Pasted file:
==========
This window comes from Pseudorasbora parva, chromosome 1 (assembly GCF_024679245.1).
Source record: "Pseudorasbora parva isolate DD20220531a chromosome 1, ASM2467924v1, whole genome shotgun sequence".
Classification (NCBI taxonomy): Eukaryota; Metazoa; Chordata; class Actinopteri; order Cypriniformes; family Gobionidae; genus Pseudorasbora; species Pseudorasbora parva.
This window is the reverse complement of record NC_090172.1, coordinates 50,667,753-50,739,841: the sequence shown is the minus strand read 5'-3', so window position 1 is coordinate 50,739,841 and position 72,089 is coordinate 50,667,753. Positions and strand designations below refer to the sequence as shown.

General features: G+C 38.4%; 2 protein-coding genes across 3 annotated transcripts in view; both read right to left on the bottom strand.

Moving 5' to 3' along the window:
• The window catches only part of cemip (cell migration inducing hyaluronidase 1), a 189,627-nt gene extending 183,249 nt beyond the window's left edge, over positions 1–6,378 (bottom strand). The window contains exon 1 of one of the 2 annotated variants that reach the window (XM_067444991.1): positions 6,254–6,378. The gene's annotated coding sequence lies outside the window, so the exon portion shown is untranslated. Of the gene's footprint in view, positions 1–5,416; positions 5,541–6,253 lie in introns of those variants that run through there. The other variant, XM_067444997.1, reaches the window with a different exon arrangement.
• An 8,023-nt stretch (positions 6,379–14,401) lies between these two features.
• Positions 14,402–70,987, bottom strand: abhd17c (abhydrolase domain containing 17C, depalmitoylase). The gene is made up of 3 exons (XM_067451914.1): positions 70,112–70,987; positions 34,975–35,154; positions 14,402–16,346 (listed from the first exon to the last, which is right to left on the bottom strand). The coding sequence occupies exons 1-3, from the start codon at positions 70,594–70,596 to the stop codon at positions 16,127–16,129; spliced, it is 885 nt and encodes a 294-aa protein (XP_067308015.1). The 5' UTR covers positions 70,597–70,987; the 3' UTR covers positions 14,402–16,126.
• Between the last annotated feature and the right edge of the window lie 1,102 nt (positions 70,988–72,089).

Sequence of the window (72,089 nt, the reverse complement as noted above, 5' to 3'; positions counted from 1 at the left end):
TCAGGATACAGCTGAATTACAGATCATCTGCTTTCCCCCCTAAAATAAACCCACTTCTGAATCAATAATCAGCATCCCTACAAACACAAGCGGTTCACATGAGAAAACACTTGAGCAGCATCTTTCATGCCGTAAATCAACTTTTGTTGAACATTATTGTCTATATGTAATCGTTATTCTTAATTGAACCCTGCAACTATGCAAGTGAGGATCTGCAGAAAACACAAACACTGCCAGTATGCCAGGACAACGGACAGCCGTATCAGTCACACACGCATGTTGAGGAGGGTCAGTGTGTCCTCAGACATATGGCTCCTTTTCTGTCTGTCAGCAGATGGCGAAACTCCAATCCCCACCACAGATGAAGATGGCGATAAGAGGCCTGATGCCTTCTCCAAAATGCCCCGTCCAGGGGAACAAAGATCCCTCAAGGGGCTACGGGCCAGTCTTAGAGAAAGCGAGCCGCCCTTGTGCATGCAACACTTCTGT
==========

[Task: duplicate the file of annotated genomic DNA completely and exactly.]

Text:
This window comes from Pseudorasbora parva, chromosome 1 (assembly GCF_024679245.1).
Source record: "Pseudorasbora parva isolate DD20220531a chromosome 1, ASM2467924v1, whole genome shotgun sequence".
Classification (NCBI taxonomy): Eukaryota; Metazoa; Chordata; class Actinopteri; order Cypriniformes; family Gobionidae; genus Pseudorasbora; species Pseudorasbora parva.
This window is the reverse complement of record NC_090172.1, coordinates 50,667,753-50,739,841: the sequence shown is the minus strand read 5'-3', so window position 1 is coordinate 50,739,841 and position 72,089 is coordinate 50,667,753. Positions and strand designations below refer to the sequence as shown.

General features: G+C 38.4%; 2 protein-coding genes across 3 annotated transcripts in view; both read right to left on the bottom strand.

Moving 5' to 3' along the window:
• The window catches only part of cemip (cell migration inducing hyaluronidase 1), a 189,627-nt gene extending 183,249 nt beyond the window's left edge, over positions 1–6,378 (bottom strand). The window contains exon 1 of one of the 2 annotated variants that reach the window (XM_067444991.1): positions 6,254–6,378. The gene's annotated coding sequence lies outside the window, so the exon portion shown is untranslated. Of the gene's footprint in view, positions 1–5,416; positions 5,541–6,253 lie in introns of those variants that run through there. The other variant, XM_067444997.1, reaches the window with a different exon arrangement.
• An 8,023-nt stretch (positions 6,379–14,401) lies between these two features.
• Positions 14,402–70,987, bottom strand: abhd17c (abhydrolase domain containing 17C, depalmitoylase). The gene is made up of 3 exons (XM_067451914.1): positions 70,112–70,987; positions 34,975–35,154; positions 14,402–16,346 (listed from the first exon to the last, which is right to left on the bottom strand). The coding sequence occupies exons 1-3, from the start codon at positions 70,594–70,596 to the stop codon at positions 16,127–16,129; spliced, it is 885 nt and encodes a 294-aa protein (XP_067308015.1). The 5' UTR covers positions 70,597–70,987; the 3' UTR covers positions 14,402–16,126.
• Between the last annotated feature and the right edge of the window lie 1,102 nt (positions 70,988–72,089).

Sequence of the window (72,089 nt, the reverse complement as noted above, 5' to 3'; positions counted from 1 at the left end):
TCAGGATACAGCTGAATTACAGATCATCTGCTTTCCCCCCTAAAATAAACCCACTTCTGAATCAATAATCAGCATCCCTACAAACACAAGCGGTTCACATGAGAAAACACTTGAGCAGCATCTTTCATGCCGTAAATCAACTTTTGTTGAACATTATTGTCTATATGTAATCGTTATTCTTAATTGAACCCTGCAACTATGCAAGTGAGGATCTGCAGAAAACACAAACACTGCCAGTATGCCAGGACAACGGACAGCCGTATCAGTCACACACGCATGTTGAGGAGGGTCAGTGTGTCCTCAGACATATGGCTCCTTTTCTGTCTGTCAGCAGATGGCGAAACTCCAATCCCCACCACAGATGAAGATGGCGATAAGAGGCCTGATGCCTTCTCCAAAATGCCCCGTCCAGGGGAACAAAGATCCCTCAAGGGGCTACGGGCCAGTCTTAGAGAAAGCGAGCCGCCCTTGTGCATGCAACACTTCTGT